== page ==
The weather here in Mid-Missouri is starting to feel more fall-like, which I suppose shouldn't surprise any of us since it is already almost October. Man the time flies.
The garden updates are likely going to start getting shorter as in not too long, we will only reporting on the indoor winter garden. The pepper plants are trying their hardest to produce another round of peppers before seasons end, and I hope they succeed. Any peppers on the plants at this point will stay on there until they've ripened so we can save their seeds - and we also enjoy ripe, hot peppers. We have finally decided who "made the cut" and will be coming in over the winter - we will be bringing in the poblano, cayenne, jalapeno, and second year serrano. All the other plants will be "disposed of" and their pots will be put to use for the indoor container garden and, of course, next year's garden. But, I would expect that we will still have about a month of container gardening left. We're going to have to start keeping an eye on the weather to keep up on any freeze advisories that way we can bring all the plants inside if need be.
Onto the pictures. Some of them might not be so great. It is hard to get good lighting sometimes.
A bloom on the cayenne plant. There are so many! This plant has really been prolific, we love it!
The chocolate bell pepper. This plant has really not been prolific. This is only the second pepper it produced, it only got big enough, or so it seems, to produce one pepper at a time. We will not be growing them again next year.
The New Mexican Chile. It doesn't seem to be getting any bigger, so hopefully it will start to ripen soon.
The petite bell pepper. As much as the plant has produced, it hasn't really been much in the grand scheme of things. Sure it has produced tons of peppers, tons, but they are all so small it takes a lot to really be able to cook with them. I think we'll try another variety next year.
A poblano pepper! We now have two peppers on the plant.
The regular bell peppers. The lower one is almost completely ripe, wahoo!
A couple pictures of the serranos. This plant has about 6 or so chiles on it right now.
We've had a bit of progress and a little back pedaling with the indoor winter garden - nothing that can't be dealt with though. Let's start with the bad news. The mini-bells met their maker. For some reason, they never stood up, but we held out hope that with various tactics, we could coax them in to standing up. That didn't work. Then, a kitty decided to knock over the plant stand it was one, and that was the end of it. I still have some mini-bell seeds, so when space opens up in the hothouses, I will be starting those.
Our second basil and catnip plants died as well. We didn't have enough hothouse space for all four plants, so we had one of each out "in the elements" and one of each in the hothouses. Well, we know how that experiment turned out. I think we are going to get a few more containers to use as hothouses. We have quite a few things in backlog waiting to start, but don't want to rush the plants out of the hothouses.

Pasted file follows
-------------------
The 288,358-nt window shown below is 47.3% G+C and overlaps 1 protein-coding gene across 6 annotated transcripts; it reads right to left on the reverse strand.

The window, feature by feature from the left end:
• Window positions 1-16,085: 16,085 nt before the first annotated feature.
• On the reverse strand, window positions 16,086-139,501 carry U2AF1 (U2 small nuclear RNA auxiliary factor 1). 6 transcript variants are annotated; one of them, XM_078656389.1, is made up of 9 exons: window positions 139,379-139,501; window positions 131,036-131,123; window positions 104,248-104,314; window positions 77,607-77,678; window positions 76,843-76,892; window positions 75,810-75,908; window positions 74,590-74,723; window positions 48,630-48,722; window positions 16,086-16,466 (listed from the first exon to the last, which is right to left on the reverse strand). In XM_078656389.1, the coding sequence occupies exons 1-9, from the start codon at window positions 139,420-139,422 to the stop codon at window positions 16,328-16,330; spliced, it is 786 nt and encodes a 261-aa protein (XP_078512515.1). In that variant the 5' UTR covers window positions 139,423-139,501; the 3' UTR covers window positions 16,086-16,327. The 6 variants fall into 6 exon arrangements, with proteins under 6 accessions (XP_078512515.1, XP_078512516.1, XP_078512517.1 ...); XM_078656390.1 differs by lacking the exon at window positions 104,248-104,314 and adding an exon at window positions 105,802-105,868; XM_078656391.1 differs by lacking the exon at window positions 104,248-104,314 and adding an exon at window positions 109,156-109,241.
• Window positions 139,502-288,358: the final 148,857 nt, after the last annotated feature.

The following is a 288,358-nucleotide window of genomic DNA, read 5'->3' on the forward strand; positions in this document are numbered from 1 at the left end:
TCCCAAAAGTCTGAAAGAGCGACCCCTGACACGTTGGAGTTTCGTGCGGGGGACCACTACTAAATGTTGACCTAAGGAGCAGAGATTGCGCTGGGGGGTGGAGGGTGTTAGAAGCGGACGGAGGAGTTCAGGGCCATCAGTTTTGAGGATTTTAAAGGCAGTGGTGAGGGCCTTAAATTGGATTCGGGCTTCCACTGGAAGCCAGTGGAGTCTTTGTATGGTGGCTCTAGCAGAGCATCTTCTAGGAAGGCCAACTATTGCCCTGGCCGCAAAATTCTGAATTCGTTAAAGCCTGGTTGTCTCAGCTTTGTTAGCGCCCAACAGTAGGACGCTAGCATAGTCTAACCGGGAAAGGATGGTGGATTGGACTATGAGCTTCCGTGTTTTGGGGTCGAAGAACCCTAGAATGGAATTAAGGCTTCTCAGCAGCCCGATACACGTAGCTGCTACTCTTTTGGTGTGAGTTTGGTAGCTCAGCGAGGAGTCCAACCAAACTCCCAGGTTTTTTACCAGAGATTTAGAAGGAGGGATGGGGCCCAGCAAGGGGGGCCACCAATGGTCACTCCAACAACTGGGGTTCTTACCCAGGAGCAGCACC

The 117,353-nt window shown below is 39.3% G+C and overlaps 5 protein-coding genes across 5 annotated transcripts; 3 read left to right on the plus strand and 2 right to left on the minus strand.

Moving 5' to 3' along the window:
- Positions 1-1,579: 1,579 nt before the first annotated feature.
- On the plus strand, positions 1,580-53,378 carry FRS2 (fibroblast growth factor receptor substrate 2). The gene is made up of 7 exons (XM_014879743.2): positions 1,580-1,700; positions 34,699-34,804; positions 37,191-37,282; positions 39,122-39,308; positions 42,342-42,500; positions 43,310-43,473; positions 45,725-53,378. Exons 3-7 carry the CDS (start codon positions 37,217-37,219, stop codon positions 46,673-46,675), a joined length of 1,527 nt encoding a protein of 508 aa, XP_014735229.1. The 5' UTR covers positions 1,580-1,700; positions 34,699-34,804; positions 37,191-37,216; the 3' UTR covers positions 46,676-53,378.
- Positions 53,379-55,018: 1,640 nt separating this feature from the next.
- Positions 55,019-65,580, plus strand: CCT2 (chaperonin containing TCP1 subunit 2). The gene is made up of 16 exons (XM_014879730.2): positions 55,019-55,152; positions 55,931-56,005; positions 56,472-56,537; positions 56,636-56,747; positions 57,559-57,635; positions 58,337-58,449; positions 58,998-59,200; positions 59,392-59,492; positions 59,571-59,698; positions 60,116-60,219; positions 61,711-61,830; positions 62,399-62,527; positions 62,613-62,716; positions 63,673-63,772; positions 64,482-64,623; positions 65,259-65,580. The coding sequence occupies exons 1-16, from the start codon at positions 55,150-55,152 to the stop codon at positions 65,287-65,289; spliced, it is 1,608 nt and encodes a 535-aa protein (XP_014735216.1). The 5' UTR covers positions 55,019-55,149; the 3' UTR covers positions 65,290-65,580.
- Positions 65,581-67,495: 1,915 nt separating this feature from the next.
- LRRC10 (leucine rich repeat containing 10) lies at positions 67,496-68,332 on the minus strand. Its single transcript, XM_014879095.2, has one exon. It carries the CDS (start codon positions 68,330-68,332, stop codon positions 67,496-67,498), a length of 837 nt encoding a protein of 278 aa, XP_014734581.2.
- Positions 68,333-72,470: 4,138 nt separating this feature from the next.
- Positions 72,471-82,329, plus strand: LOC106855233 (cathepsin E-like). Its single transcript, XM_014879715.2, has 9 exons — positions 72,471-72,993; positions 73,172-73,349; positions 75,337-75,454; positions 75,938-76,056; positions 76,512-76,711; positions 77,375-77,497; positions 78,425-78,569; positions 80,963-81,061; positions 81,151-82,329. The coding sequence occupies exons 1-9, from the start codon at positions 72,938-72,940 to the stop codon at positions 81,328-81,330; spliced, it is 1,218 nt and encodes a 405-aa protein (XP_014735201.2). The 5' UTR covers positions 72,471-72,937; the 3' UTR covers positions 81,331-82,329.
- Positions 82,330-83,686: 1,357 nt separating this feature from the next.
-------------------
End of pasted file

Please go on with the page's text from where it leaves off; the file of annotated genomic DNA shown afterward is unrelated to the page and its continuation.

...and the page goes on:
We are still waiting to start: more mini-bells, a second round of catnip and basil, cilantro, kale, chard, and spinach (if the seeds ever arrive). We'll be starting some baby greens at the end of October, but won't need a hothouse for them. I think the basil and catnip should be ready to come out of the hothouses in a couple of weeks. We are really itching to get the chard and kale started though and we need the ability to have more than two things starting at a time. It wasn't so bad with the peppers as they weren't already in their "final" containers, they were in small containers waiting to be transplanted. When you are growing herbs and greens, you generally sow the seeds directly into the container they will be growing in. I think we just need to get a couple more containers.
In terms of progress, the wheat/barley/oat grass blend for the cats is doing quite well, so well in fact that the cats are now free to nibble on it.
The cherry bomb peppers are getting larger, and the tomatillo starts seem to be making a comeback. We put them back in the window and leaned them up against the frame and they are really looking nice, with more color and lots of new growth.
The transplanted peppers seem to be taking to their home quite well. Even the ailing jalapeno plant is showing signs of improvement. We want to wait until the plants are quite a bit larger before we introduce them to their permanent environment. We want them to be big enough to take a little bit of love from the kitties.
We transplanted the One Ball squash this weekend (which, besides going to the farmer's market, is the only thing of note I did, me and the chair hung out quite a bit) and they seem to be doing well too. They are already reaching for the top of the container to find sunlight. I had feared they would just shrivel up and die, but so far, so good. We'll see how they do.
I didn't get any pictures of the tea garden at work, I've been sick (luckily finally starting to feel a bit better), and wasn't at work on Friday. I actually hope that it is still alive, I missed work again today, so it will have been four days since the starts received water. They are quite vulnerable to dryness. I'll just have to hope they are alright, not much I can do right now.
Enough of my yammering, on to the pictures.
The beginnings of a microclimate. There will be peppers and greens flanking the squash as well, once they are big enough.
The newly transplanted One Ball Squash.
The two cayenne plants.
Cherry bomb peppers and tomatillos.
The two jalapeno plants.
I will get my first installment of my monthly Unplug Yourself update tomorrow, though it may not be until the evening.
'Til next time.